Blogging by the Bushel
With numerous challenges over the past several years for producers, we at Mercer Landmark understand the need for a comprehensive risk management solution. We seek to provide our customers with unparalleled service to ensure maximum results.

Archive for January, 2016

By: Ben Stoller

Monsanto BioAg offers several biological products available that can help your crops better utilize available nutrients (bio fertility) and increase potential for higher yields.

Corn

QuickRoots®-a microbial seed inoculant for improving availability of nitrogen, phosphorus and potassium.

Soybeans

Optimize®-retailer applied premium inoculant that includes the LCO molecule.  LCO is a growth promoting ‘signal molecule’ that enhances nodulation.  It is naturally occurring in the soil, but additional LCO included in Optimize® enhances nodulation in less than ideal environmental conditions such as cool, wet soils.  Expect increased nodule formation and nitrogen fixation.

TagTeam®LCO-dual-action inoculant that contains the LCO molecule found in Optimize® and the phosphate solubilizing microbial Penicillium bilaii. Since phosphate bounds tightly to the soil, it becomes difficult for plant uptake.  TagTeam® LCO enables better plant uptake of phosphorus, a critical nutrient for plant productivity.

Please visit http://www.monsantobioag.com/global/us/Pages/default.aspx for additional information.  Monsanto BioAg products are available from your Mercer Landmark agronomy advisor.

By: Ryan Stucke

Many growers are in the thick of buying inputs for the upcoming year and trying to figure out how to maximize every acre they farm.  Every farmer is trying to do more with less and there are many ways to achieve that by placing the right product on the right acre and putting the inputs on the acres that need them.  It seems that we have come a long way with improving corn yields over the last ten years and the soybean yields have not increased as rapidly as what corn has.  Here are a few tips on how to maximize your acres and increase your soybean yields.

  • Variety Selection- by placing the right product on the right acre you can maximize every soybean plant out there.  You have to start off by knowing what soil types you are farming and what varieties work best on those acres.  Drainage, pest pressure and also disease pressure are a few other keys you want to keep in mind when selecting a variety.
  • Planting Date and Seed Treatment- Planting is trending earlier as the years go by and a lot of that has to do with newer genetics and seed treatments.  Because more growers are planting in cool wet soils, by applying a fungicide and insecticide with your seed treatment will help fight off early diseases such as Rhizoctonia, Fusarium and Pythium.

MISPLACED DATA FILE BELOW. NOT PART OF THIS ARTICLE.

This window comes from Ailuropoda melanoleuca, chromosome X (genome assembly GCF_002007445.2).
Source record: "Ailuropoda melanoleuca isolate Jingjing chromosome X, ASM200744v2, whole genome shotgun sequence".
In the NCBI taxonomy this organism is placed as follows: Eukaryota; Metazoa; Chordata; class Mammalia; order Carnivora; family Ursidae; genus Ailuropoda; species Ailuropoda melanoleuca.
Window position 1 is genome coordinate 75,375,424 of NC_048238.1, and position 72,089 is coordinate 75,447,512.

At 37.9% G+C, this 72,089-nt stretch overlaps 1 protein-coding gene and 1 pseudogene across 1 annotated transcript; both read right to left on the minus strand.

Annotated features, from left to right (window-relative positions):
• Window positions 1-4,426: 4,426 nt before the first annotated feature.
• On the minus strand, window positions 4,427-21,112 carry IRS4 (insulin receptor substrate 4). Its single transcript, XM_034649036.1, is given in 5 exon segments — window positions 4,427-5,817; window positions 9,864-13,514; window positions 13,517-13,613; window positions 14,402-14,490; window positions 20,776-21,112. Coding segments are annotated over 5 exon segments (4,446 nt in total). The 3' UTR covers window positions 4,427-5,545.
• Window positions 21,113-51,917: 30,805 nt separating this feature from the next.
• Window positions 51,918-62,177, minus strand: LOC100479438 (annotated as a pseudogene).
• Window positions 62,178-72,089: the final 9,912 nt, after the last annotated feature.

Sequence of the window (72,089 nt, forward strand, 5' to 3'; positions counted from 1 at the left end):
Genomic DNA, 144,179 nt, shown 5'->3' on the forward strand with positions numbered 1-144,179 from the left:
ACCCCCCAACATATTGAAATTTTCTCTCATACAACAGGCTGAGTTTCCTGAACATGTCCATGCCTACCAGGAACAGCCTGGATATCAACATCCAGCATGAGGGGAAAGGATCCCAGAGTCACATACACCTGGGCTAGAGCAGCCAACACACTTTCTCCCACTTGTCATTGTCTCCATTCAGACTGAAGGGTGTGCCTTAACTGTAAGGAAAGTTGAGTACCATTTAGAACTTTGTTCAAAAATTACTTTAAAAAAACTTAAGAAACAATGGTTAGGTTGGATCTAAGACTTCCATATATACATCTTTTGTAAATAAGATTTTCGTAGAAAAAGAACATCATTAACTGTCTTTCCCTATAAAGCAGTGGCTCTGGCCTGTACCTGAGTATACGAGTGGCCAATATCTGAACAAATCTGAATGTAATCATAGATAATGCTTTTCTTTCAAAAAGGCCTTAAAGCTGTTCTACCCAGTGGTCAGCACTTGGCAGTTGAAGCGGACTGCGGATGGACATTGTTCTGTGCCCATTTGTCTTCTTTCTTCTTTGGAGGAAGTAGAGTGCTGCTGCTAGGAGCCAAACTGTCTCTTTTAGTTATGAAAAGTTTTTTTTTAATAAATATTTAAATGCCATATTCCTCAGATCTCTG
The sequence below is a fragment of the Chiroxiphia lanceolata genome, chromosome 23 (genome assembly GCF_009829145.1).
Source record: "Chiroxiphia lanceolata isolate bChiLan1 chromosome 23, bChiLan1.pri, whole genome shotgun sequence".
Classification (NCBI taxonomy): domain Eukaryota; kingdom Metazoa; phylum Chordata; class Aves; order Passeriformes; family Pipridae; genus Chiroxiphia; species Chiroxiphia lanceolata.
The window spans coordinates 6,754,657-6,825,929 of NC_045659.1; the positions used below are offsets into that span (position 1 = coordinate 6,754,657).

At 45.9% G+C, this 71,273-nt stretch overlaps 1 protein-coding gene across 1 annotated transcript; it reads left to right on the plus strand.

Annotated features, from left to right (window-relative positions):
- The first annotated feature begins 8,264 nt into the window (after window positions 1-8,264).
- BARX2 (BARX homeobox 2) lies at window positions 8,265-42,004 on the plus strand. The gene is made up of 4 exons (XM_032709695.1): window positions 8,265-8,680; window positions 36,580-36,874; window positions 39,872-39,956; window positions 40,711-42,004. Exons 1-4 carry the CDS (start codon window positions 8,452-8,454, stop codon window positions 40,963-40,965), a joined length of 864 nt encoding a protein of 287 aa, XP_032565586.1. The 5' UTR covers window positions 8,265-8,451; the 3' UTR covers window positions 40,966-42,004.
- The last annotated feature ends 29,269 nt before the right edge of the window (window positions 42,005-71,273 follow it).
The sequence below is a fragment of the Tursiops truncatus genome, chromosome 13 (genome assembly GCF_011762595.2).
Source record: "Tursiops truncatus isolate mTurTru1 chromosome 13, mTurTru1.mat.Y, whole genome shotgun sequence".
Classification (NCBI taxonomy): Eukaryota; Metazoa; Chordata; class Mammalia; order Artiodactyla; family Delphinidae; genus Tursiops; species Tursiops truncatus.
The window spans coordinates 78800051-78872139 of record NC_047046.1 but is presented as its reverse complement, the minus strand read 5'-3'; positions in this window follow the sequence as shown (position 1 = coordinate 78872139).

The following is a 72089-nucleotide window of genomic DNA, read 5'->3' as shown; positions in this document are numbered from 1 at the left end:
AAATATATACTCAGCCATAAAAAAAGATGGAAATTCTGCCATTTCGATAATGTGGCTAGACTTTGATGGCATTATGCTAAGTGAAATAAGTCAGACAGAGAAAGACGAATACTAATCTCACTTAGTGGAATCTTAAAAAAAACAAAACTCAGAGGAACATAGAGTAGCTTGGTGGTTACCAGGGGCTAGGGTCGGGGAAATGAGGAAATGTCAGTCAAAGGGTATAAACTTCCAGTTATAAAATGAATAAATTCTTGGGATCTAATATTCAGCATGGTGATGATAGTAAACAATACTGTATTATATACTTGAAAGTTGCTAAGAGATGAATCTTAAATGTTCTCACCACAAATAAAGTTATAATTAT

• Soil Fertility- having the proper levels of P (phosphorus) and K (Potassium) along with having the proper PH level (6.0-6.8)
  • Fungicide/Insecticide application- many companies have seen a response to a fungicide/insecticide application at the R3 stage of soybeans.  You could very well see an increase from 2.5-5 bushel increase by applying these at R3

A few minor practices that will help a grower increase soybean production would be rotation of crops, tillage, weed control and also crop width (15 in. or 30 in. rows).  A lot of these tasks are very easily achieved by just talking to your local Mercer Landmark rep.  Whether it is by soil testing to find out the nutrients you need, what chemistry program you should be running, or what varieties would best fit your farm.

By: Alex Fullenkamp

The topic of cutting costs for the 2016 growing season is being discussed everywhere.  Some growers have their mind made up, while others are looking for advice from individuals like myself.

At a meeting I attended recently this was discussed and some of the numbers surprised me.  New crop corn price  is down approximately 10% compared to where it was a year ago and new crop soybeans are about 15% lower.  28%, Anhydrous, and Urea are down approximately 20-25%.   Phosphorus and Potassium sources are about 20% lower.  Most chemical and seed prices seem to be pretty comparable to last year or have even trickled a little lower.

I ask farmers to really consider their choices when looking at cutting costs.  A landlord gets payed by the acre but a farmer still gets payed by the bushel.  The more bushels you have, the more you have to sell.  Something like lowering rent $75/acre can have a huge impact on your profitability but saving a few bucks on a crop protection program or planting seed with less traits can be a very risky decision that could ultimately cost you a lot of money.

Please  contact your local Mercer Landmark consultant to discuss further.

In past years, there have been a lot of statistics tossed around pre-report about how the market has re acted to the January crop report. This year has proved to be no different. I would like to Thank FC Stone for sharing the information and charts below.

Here, we have March Corn Futures. Over the past 10 years, we are evenly split with 5 higher, and 5 lower. 8 of the 10 years have however, given us a move greater than a dime, with 6 of the 10 being greater than 20 cents.

March Soybeans have had a 4-6 record the past 10 years, and 7 of the 10 years gave us 20 cent or greater moves.

Wheat is evenly split, 5 years each way. It too has been volatile as 5 of the 10 years have generated 15 cents or greater moves.